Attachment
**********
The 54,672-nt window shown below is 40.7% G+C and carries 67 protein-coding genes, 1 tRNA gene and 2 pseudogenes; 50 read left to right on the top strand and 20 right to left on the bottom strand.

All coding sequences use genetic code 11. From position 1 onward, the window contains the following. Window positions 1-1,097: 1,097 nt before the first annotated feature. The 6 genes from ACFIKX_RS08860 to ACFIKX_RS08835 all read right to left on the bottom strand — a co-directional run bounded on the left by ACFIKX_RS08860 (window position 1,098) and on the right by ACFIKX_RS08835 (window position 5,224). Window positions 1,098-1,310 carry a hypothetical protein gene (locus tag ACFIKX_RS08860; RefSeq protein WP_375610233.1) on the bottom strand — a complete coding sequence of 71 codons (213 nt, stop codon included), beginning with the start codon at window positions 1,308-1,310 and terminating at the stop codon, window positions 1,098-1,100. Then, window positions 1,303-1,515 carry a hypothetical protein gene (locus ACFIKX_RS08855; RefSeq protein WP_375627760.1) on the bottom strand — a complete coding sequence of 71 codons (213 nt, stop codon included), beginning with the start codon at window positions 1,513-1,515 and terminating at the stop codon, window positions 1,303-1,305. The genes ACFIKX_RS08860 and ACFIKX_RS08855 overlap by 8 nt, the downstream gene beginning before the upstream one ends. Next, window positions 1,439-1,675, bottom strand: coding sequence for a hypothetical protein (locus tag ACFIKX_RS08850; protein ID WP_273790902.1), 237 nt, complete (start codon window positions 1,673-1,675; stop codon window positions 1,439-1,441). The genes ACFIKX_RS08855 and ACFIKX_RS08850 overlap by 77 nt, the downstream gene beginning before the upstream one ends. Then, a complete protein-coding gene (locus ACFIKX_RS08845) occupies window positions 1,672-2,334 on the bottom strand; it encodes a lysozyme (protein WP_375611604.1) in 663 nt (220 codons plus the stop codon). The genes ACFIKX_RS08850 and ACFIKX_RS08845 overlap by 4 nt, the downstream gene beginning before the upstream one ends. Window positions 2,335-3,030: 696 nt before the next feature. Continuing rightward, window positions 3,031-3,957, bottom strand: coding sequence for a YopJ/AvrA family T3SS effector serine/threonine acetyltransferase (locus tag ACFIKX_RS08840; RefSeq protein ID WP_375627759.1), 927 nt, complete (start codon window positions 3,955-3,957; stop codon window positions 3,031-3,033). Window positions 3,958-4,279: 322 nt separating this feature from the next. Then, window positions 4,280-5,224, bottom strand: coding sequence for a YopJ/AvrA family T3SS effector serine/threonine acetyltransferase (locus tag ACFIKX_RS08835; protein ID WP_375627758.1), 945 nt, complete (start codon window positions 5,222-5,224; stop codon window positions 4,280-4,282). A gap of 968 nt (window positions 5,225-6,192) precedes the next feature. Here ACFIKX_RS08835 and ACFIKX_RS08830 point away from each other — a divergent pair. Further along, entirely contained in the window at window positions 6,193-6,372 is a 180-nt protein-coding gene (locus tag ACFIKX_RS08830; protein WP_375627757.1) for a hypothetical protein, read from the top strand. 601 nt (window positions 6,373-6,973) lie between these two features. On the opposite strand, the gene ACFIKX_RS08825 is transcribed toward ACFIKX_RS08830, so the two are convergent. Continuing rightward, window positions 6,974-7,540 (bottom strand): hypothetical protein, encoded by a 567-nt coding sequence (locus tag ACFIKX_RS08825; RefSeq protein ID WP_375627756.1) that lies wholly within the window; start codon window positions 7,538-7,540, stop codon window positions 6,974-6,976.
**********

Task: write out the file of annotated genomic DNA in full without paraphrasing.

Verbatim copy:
The 54,672-nt window shown below is 40.7% G+C and carries 67 protein-coding genes, 1 tRNA gene and 2 pseudogenes; 50 read left to right on the top strand and 20 right to left on the bottom strand.

All coding sequences use genetic code 11. From position 1 onward, the window contains the following. Window positions 1-1,097: 1,097 nt before the first annotated feature. The 6 genes from ACFIKX_RS08860 to ACFIKX_RS08835 all read right to left on the bottom strand — a co-directional run bounded on the left by ACFIKX_RS08860 (window position 1,098) and on the right by ACFIKX_RS08835 (window position 5,224). Window positions 1,098-1,310 carry a hypothetical protein gene (locus tag ACFIKX_RS08860; RefSeq protein WP_375610233.1) on the bottom strand — a complete coding sequence of 71 codons (213 nt, stop codon included), beginning with the start codon at window positions 1,308-1,310 and terminating at the stop codon, window positions 1,098-1,100. Then, window positions 1,303-1,515 carry a hypothetical protein gene (locus ACFIKX_RS08855; RefSeq protein WP_375627760.1) on the bottom strand — a complete coding sequence of 71 codons (213 nt, stop codon included), beginning with the start codon at window positions 1,513-1,515 and terminating at the stop codon, window positions 1,303-1,305. The genes ACFIKX_RS08860 and ACFIKX_RS08855 overlap by 8 nt, the downstream gene beginning before the upstream one ends. Next, window positions 1,439-1,675, bottom strand: coding sequence for a hypothetical protein (locus tag ACFIKX_RS08850; protein ID WP_273790902.1), 237 nt, complete (start codon window positions 1,673-1,675; stop codon window positions 1,439-1,441). The genes ACFIKX_RS08855 and ACFIKX_RS08850 overlap by 77 nt, the downstream gene beginning before the upstream one ends. Then, a complete protein-coding gene (locus ACFIKX_RS08845) occupies window positions 1,672-2,334 on the bottom strand; it encodes a lysozyme (protein WP_375611604.1) in 663 nt (220 codons plus the stop codon). The genes ACFIKX_RS08850 and ACFIKX_RS08845 overlap by 4 nt, the downstream gene beginning before the upstream one ends. Window positions 2,335-3,030: 696 nt before the next feature. Continuing rightward, window positions 3,031-3,957, bottom strand: coding sequence for a YopJ/AvrA family T3SS effector serine/threonine acetyltransferase (locus tag ACFIKX_RS08840; RefSeq protein ID WP_375627759.1), 927 nt, complete (start codon window positions 3,955-3,957; stop codon window positions 3,031-3,033). Window positions 3,958-4,279: 322 nt separating this feature from the next. Then, window positions 4,280-5,224, bottom strand: coding sequence for a YopJ/AvrA family T3SS effector serine/threonine acetyltransferase (locus tag ACFIKX_RS08835; protein ID WP_375627758.1), 945 nt, complete (start codon window positions 5,222-5,224; stop codon window positions 4,280-4,282). A gap of 968 nt (window positions 5,225-6,192) precedes the next feature. Here ACFIKX_RS08835 and ACFIKX_RS08830 point away from each other — a divergent pair. Further along, entirely contained in the window at window positions 6,193-6,372 is a 180-nt protein-coding gene (locus tag ACFIKX_RS08830; protein WP_375627757.1) for a hypothetical protein, read from the top strand. 601 nt (window positions 6,373-6,973) lie between these two features. On the opposite strand, the gene ACFIKX_RS08825 is transcribed toward ACFIKX_RS08830, so the two are convergent. Continuing rightward, window positions 6,974-7,540 (bottom strand): hypothetical protein, encoded by a 567-nt coding sequence (locus tag ACFIKX_RS08825; RefSeq protein ID WP_375627756.1) that lies wholly within the window; start codon window positions 7,538-7,540, stop codon window positions 6,974-6,976.